OpenStack Summits follow a six-month cadence and the first of this year’s shows is being held this week in Boston with OpenStack Sydney Australia following in November. Attendance here in Boston is said to be approximately 5,000 and the keynotes are filled to capacity. One of the things people are watching for is whether a handful of prominent enterprise IT vendors are backing away from their previous commitments to OpenStack. The reason I often hear is summed-up in one word—complexity. Viewed from the standpoint of their enterprise customers they see too many projects to integrate, too many release cycles to manage, coupled with too few IT staff members that have the proficiency to make it work.
Prior to this week’s event, I spoke to a number of enterprise hybrid cloud users who had hands on experience with OpenStack within their organizations. Of those, only one is progressing forward. The others have either put their projects on hold or abandoned them altogether. And yes, complexity comes up as a reason. But its more than that.
As I spoke to these people, it became apparent that they started with the assumption that using OpenStack was equivalent to using open source instead of VMware vSphere to manage virtualized IT environments. VMware was getting too expensive, they were feeling locked-in, and private clouds were on the horizon. So rather than spend even more to transform vSphere into a private cloud, the alternative was to spin up OpenStack in another room and proceed forward, essentially leaving VMware in stasis. But when OpenStack’s complexity set-in, so did the disillusionment. And there was something more. These users started to conclude that, even if they overcame the complexity, staffing and ongoing support issues, OpenStack wasn’t actually going to deliver the sought-after cost savings. They turned back to cloud-transforming VMware vSphere.
Leaders of the movement speaking here at the OpenStack Summit 2017 are clearly aware of at least some of the issues. In yesterday’s opening keynote, Mark Collier, COO of the OpenStack Foundation presented a one-word slide to the audience – Complexity. That was followed by another one-word slide: NIH (Not Invented Here). He conceded that, in the process of building a cloud development, deployment, and management model, the OpenStack foundation believed that it had to encompass the entire cloud code “stack.” Projects were added at a rapid pace forcing the need for equally rapid release cycles. Complexity grew exponentially. Collier concluded that the Foundation should now break away from its sense of cloud nationalism and reach out to other open source projects that could do a better job in specific areas. He called this “composability.” Ironically, his presentation was followed by an on-stage demonstration of OpenStack Cinder that “almost worked.”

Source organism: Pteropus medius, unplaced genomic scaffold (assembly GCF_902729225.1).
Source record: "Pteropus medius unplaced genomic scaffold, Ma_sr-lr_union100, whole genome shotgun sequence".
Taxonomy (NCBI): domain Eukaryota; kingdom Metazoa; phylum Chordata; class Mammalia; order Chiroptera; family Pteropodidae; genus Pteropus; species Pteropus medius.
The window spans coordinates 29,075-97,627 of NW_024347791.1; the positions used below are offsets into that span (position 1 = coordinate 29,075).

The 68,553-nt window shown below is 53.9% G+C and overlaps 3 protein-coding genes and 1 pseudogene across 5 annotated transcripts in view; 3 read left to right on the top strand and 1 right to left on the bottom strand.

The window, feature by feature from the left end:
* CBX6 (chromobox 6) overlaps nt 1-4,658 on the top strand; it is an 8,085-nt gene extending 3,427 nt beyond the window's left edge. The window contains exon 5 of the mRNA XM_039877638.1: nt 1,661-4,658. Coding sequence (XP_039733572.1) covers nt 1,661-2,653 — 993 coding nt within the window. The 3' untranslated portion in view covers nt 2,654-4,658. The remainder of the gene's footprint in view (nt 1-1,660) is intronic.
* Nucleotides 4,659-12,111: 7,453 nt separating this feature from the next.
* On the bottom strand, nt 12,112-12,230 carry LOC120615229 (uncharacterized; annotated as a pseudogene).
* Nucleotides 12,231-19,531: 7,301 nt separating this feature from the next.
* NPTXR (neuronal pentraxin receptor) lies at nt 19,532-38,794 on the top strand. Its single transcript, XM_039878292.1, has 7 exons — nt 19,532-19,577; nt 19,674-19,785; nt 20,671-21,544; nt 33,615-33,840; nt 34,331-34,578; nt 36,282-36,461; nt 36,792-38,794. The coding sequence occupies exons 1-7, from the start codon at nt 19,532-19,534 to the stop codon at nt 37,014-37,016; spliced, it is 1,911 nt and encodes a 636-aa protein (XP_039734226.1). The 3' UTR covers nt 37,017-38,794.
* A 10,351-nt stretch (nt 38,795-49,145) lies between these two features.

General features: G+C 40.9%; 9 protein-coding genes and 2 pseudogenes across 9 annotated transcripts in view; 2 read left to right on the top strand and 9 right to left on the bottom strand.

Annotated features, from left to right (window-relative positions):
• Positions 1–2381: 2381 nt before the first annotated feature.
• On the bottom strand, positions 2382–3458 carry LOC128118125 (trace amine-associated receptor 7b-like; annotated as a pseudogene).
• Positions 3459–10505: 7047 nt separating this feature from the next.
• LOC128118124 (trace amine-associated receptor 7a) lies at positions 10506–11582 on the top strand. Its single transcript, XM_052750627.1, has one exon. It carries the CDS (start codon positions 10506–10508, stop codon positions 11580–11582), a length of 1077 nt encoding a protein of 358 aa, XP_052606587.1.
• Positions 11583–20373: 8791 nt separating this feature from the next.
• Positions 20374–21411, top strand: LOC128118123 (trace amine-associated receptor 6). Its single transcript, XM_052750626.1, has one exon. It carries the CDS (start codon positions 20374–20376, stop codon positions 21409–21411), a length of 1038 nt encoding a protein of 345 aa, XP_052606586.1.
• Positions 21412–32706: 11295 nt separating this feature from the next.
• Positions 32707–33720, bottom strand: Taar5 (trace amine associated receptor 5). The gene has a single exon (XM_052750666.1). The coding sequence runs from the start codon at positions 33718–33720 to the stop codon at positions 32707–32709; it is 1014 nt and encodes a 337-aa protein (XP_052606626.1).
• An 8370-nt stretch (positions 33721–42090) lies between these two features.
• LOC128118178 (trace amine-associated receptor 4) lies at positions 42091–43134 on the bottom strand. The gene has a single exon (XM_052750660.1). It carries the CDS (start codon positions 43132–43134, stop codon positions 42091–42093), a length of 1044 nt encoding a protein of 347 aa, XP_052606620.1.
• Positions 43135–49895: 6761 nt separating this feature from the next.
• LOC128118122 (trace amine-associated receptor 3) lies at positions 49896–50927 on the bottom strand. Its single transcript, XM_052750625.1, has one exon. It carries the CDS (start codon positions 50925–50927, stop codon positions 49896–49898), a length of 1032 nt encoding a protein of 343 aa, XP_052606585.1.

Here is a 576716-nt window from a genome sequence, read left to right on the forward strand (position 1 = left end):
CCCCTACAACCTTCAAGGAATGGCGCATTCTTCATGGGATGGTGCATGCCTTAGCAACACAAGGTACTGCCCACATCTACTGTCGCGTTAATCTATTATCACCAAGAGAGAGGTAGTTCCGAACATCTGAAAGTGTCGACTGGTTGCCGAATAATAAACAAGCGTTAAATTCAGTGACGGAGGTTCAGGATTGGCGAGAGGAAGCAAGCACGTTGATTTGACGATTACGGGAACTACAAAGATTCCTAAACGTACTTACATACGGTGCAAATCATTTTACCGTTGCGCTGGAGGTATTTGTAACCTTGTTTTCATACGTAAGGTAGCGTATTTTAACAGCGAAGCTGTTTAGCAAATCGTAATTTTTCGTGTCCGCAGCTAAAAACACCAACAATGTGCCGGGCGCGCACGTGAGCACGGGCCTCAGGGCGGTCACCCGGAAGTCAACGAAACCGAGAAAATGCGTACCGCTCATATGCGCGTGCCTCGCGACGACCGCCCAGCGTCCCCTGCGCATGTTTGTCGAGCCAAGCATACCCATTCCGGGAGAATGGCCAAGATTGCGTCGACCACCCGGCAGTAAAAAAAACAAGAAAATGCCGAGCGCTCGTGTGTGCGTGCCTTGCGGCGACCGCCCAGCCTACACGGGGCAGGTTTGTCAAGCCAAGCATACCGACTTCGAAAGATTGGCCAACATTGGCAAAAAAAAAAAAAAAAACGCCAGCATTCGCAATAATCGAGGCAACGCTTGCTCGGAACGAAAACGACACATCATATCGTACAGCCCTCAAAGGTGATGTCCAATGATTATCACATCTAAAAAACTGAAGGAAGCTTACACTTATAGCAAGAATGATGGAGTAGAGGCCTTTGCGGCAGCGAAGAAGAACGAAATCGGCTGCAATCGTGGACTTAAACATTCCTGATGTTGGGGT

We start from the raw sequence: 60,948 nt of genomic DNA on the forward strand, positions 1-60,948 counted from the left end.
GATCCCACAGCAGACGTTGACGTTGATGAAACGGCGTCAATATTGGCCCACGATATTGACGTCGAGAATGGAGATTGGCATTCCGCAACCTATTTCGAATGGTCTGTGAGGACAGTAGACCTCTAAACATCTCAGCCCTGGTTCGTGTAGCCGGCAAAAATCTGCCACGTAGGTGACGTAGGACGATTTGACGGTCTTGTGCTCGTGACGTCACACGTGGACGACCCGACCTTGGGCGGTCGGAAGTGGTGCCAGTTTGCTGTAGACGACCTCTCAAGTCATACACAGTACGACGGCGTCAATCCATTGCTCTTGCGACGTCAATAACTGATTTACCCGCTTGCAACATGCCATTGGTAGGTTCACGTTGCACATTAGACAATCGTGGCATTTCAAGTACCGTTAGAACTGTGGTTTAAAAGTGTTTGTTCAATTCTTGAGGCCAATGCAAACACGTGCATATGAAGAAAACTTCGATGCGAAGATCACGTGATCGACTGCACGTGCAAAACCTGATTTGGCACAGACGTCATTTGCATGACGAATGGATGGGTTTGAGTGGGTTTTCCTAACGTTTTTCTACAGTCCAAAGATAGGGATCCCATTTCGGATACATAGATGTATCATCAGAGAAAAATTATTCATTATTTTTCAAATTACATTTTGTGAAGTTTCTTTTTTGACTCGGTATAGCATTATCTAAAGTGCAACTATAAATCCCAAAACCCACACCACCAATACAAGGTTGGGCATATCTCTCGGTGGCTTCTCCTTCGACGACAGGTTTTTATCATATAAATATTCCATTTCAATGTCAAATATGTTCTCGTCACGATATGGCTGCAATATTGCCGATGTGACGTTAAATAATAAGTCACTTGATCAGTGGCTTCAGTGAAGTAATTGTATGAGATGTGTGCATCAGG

Composability will allow users to build OpenStack deployments using best of breed open source components. It will (hopefully) break the NIH mentality. But at this point, I doubt that the result will be less complexity. As another keynote speaker, Brian Stevens, CTO of Google Cloud pointed out, it’s one thing to compose, but there is as yet no standard way to do this. There is now the need he said to create composed clouds in a standard way. This is certainly a standard well worth pursuing, but will composability alone be enough to deliver cost savings and bring disgruntled early adopters back into the fold?